Steven Staples is an accomplished advocacy and research strategist, published author, political commentator, and award-winning peace and social justice advocate with over 25 years of experience in activist communities and the labour movement.
He is founder of the Ceasefire.ca network of over 25,000 peace activists, and the high-profile research and advocacy organization, the Rideau Institute on International Affairs, based in Ottawa, which together opposed the combat mission in the Afghanistan war, and blunted the defence lobby's efforts for increased combat missions and weapons such as the F-35 stealth fighter.
As a communications and advocacy strategist, Steven Staples founded his agency, Public Response, which has worked with a wide range of leading advocates including Nobel Laureate Jody Williams, U.S. Senator Tom Hayden, Senator Roméo Dallaire, Council of Canadians Chairperson Maude Barlow, Unifor President Jerry Dias, and Ontario Federation of Labour President Sid Ryan.
His advocacy over the years has taken him to the front lines of many victories for progressive organizations. He led a union-NGO coalition which organized 41 busloads of Canadians to Seattle to join the historic 1998 protests that shut down the World Trade Organization (WTO), and he headed the Council of Canadians campaigns department during the historic 2001 protests in Quebec City against the Free Trade Area of the Americas (FTAA).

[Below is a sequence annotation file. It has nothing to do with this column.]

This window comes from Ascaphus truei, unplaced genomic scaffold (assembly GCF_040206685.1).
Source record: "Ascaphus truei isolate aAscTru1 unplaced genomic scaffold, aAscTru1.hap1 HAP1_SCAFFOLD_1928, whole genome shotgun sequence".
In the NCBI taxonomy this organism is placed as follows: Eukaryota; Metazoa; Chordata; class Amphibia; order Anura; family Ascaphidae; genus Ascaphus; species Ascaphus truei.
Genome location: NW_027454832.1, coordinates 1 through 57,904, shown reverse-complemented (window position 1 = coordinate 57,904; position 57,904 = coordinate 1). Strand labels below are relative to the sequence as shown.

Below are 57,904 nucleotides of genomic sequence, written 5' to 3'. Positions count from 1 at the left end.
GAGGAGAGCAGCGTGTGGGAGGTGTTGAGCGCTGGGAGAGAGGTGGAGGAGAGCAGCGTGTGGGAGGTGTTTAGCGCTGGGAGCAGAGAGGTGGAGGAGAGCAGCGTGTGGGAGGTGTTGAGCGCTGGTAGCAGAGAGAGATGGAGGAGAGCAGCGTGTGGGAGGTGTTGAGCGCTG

His 2006 book, Missile Defence: Round One, provides an insider's view of the successful Canadian campaign that rejected George W. Bush "Star Wars" program. In 2008, he co-edited Afghanistan and Canada: Is There an Alternative to War? with Lucia Kowaluk.
Born in Fredericton New Brunswick in 1966, he studied Education and History at the University of New Brunswick, while also pursuing a passion for broadcasting at the university's campaign and community radio station in the 1980s. He received his Bachelor of Education (BEd) Honours History in 1989. During the 1990s in Vancouver, he continued his volunteer broadcasting at Vancouver Co-Operative Radio, hosting the program "Radio Peace" and serving as the chairperson of its Board of Directors for two years.